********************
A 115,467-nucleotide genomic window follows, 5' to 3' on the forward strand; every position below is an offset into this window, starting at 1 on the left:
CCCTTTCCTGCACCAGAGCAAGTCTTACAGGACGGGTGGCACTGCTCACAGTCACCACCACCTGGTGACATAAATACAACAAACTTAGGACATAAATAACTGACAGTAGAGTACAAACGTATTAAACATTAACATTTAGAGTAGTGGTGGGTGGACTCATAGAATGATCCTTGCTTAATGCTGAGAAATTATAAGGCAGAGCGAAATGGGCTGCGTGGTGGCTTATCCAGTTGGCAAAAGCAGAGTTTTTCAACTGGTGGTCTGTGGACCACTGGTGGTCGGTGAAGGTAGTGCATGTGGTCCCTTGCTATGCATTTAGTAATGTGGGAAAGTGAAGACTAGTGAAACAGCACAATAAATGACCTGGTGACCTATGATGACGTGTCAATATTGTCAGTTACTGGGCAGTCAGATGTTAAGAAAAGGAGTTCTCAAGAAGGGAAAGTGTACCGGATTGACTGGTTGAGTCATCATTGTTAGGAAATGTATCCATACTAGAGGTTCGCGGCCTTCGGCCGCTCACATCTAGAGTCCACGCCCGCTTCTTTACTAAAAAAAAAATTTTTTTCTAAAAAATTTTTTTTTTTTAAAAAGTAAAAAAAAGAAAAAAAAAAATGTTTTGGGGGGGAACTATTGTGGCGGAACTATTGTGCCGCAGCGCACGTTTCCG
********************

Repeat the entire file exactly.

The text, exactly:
A 115,467-nucleotide genomic window follows, 5' to 3' on the forward strand; every position below is an offset into this window, starting at 1 on the left:
CCCTTTCCTGCACCAGAGCAAGTCTTACAGGACGGGTGGCACTGCTCACAGTCACCACCACCTGGTGACATAAATACAACAAACTTAGGACATAAATAACTGACAGTAGAGTACAAACGTATTAAACATTAACATTTAGAGTAGTGGTGGGTGGACTCATAGAATGATCCTTGCTTAATGCTGAGAAATTATAAGGCAGAGCGAAATGGGCTGCGTGGTGGCTTATCCAGTTGGCAAAAGCAGAGTTTTTCAACTGGTGGTCTGTGGACCACTGGTGGTCGGTGAAGGTAGTGCATGTGGTCCCTTGCTATGCATTTAGTAATGTGGGAAAGTGAAGACTAGTGAAACAGCACAATAAATGACCTGGTGACCTATGATGACGTGTCAATATTGTCAGTTACTGGGCAGTCAGATGTTAAGAAAAGGAGTTCTCAAGAAGGGAAAGTGTACCGGATTGACTGGTTGAGTCATCATTGTTAGGAAATGTATCCATACTAGAGGTTCGCGGCCTTCGGCCGCTCACATCTAGAGTCCACGCCCGCTTCTTTACTAAAAAAAAAATTTTTTTCTAAAAAATTTTTTTTTTTTAAAAAGTAAAAAAAAGAAAAAAAAAAATGTTTTGGGGGGGAACTATTGTGGCGGAACTATTGTGCCGCAGCGCACGTTTCCG